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Front. Ecol. Evol. | doi: 10.3389/fevo.2019.00186


 Matthew G. Betts1*,  Javier Gutierrez Illan2,  Chris Thomas3, Susan Shirley4 and Zhiqiang yang4
  • 1Department of Forest Ecosystems and Society, Oregon State University, Graduate School, Oregon State University, United States
  • 2Washington State University, United States
  • 3University of York, United Kingdom
  • 4Oregon State University, United States

Climate and land-use change are predicted to lead to widespread changes in population dynamics, but quantitative predictions on the relative effects of these stressors have not yet been tested empirically. We analyzed historical abundance data of 110 terrestrial bird species sampled from 1983 to 2010 along 406 Breeding Bird Survey (BBS) across the northwestern USA. Using boosted-regression trees, we modeled bird abundance at the beginning of this interval as a function of (1) climate variables, (2) Landsat-derived landcover data, (3) the additive and interactive effects of climate and land-cover variables. We evaluated the capacity of each model set to predict observed 27-year bird population trends. On average, 45 species significantly declined over the period observed and only 8 increased (mean trend = -0.84%/year). Climate change alone significantly predicted observed abundance trends for 44/108 species (mean 0.37 ± 0.09 [SD]), land-cover changes alone predicted trends for 47/108 species (mean r = 0.36 ±0.09), and the synergistic effects predicted 59/108 species (mean r = 0.37 ±0.11). However, for 37 of these species, including information on land-cover change increased prediction success over climate data alone. Across stressors, species with trends that were predicted accurately were more likely to be in decline across the western USA. For instance, species with high correlations between predicted and observed abundances (> r = 0.6) were declining at rates that were on average >2%/ year. This indicates that abundance models have the capacity to predict the species most likely to be at risk from climate and land-use change, but for many species there were substantial discrepancies between modeled and observed trends. Nevertheless, our results highlight that climate change is already influencing bird populations of the western U.S. and that such effects often operate synergistically with land-cover change to affect population declines.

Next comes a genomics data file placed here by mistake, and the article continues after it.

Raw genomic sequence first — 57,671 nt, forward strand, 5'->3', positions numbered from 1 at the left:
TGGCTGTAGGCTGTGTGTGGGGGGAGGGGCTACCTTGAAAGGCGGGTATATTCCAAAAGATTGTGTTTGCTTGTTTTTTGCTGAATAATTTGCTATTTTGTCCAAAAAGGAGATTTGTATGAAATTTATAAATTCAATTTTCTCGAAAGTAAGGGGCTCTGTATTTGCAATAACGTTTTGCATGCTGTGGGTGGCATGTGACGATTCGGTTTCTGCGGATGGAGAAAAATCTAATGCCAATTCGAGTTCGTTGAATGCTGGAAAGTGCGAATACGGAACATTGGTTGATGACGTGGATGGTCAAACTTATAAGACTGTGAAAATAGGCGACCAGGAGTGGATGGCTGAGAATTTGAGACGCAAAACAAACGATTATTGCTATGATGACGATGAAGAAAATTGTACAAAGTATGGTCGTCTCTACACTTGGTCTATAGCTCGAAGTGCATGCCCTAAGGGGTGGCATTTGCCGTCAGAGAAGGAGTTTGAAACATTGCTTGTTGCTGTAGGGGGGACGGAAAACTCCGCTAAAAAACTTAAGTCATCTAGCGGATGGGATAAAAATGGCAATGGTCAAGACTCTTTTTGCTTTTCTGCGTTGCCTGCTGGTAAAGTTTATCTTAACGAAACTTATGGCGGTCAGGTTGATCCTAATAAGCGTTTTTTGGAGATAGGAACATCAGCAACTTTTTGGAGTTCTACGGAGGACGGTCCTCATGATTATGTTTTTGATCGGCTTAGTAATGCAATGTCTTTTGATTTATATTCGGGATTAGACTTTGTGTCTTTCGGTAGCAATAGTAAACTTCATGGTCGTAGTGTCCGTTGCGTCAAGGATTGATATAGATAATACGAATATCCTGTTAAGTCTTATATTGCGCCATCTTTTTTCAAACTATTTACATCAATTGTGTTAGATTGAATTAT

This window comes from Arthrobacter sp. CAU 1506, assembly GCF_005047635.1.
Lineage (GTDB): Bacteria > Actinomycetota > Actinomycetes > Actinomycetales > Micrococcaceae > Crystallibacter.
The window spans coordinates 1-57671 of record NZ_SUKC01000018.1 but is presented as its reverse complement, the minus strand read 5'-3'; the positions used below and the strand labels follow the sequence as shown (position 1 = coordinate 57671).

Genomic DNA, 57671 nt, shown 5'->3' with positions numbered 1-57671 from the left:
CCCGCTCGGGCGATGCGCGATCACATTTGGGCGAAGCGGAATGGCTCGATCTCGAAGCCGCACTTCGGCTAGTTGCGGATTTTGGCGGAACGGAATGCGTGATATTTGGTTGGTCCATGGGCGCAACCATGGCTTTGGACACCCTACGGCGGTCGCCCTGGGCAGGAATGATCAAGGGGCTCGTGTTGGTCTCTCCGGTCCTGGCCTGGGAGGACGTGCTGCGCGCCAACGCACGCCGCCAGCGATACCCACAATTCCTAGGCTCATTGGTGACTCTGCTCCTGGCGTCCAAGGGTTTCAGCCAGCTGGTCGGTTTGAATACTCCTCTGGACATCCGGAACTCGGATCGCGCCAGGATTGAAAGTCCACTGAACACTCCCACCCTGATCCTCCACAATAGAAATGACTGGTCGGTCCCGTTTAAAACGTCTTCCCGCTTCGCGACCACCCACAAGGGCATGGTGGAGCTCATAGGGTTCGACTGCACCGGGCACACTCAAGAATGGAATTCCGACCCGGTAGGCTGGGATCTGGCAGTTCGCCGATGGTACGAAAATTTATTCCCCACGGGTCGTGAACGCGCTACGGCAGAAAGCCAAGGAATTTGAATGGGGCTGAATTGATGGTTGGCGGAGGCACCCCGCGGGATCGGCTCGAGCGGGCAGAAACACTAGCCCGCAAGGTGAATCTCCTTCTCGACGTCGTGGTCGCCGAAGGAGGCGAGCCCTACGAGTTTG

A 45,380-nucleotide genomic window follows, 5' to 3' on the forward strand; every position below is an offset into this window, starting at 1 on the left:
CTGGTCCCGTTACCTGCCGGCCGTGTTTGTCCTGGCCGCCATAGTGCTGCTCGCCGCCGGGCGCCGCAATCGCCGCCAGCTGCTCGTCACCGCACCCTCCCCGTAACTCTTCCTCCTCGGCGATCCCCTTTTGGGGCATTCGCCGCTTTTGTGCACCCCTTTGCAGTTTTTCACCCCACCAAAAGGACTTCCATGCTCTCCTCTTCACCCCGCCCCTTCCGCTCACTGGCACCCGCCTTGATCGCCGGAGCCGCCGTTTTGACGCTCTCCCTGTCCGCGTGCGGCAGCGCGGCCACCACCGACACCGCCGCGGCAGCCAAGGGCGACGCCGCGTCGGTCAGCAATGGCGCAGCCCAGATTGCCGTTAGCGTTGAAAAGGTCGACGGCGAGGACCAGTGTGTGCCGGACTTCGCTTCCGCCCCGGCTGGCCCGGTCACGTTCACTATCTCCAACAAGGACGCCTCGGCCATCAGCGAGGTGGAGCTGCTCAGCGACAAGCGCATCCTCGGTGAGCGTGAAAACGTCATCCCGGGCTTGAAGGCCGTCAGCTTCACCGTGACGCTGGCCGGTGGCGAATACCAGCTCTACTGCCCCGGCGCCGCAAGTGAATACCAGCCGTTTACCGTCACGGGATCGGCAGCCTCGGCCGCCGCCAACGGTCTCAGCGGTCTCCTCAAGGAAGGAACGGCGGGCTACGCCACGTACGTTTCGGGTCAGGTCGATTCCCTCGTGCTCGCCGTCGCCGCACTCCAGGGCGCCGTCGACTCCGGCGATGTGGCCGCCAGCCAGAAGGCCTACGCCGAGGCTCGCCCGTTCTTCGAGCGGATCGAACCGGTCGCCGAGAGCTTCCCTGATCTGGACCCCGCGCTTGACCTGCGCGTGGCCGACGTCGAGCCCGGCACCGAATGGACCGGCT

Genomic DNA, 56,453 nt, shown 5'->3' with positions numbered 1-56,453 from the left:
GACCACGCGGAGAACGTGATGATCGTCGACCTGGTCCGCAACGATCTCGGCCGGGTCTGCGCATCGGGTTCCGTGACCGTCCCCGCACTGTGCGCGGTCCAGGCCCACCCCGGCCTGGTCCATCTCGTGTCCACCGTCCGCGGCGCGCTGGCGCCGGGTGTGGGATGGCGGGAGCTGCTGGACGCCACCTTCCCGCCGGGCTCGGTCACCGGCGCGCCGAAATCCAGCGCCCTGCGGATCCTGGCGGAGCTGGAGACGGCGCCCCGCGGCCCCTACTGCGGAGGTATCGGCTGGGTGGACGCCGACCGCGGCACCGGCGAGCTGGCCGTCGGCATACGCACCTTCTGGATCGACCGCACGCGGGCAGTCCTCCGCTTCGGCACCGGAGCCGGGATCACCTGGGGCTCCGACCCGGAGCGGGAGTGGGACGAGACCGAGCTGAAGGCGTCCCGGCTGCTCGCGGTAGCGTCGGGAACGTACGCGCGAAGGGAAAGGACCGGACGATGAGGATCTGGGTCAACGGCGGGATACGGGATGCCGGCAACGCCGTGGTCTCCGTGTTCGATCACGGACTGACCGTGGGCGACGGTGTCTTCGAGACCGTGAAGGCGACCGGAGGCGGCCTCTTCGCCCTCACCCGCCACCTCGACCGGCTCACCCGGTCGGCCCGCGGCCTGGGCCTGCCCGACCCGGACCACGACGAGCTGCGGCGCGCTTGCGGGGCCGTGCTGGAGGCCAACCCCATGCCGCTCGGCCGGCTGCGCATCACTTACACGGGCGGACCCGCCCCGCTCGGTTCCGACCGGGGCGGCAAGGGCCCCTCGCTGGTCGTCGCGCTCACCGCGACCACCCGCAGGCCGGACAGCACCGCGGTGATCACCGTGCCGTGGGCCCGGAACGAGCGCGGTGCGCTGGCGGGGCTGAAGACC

Keywords: bird population, Climate Change, predictive models, Boosted Regression Trees, global change

Received: 15 Dec 2018; Accepted: 08 May 2019.

Edited by:

Samuel A. Cushman, United States Forest Service (USDA), United States

Reviewed by:

Michael J. Anteau, United States Geological Survey, United States
Pablo Almaraz, Institute of Marine Sciences of Andalusia (ICMAN), Spain  

Copyright: © 2019 Betts, Gutierrez Illan, Thomas, Shirley and yang. This is an open-access article distributed under the terms of the Creative Commons Attribution License (CC BY). The use, distribution or reproduction in other forums is permitted, provided the original author(s) and the copyright owner(s) are credited and that the original publication in this journal is cited, in accordance with accepted academic practice. No use, distribution or reproduction is permitted which does not comply with these terms.

* Correspondence: Prof. Matthew G. Betts, Graduate School, Oregon State University, Department of Forest Ecosystems and Society, Oregon State University, Corvallis, United States,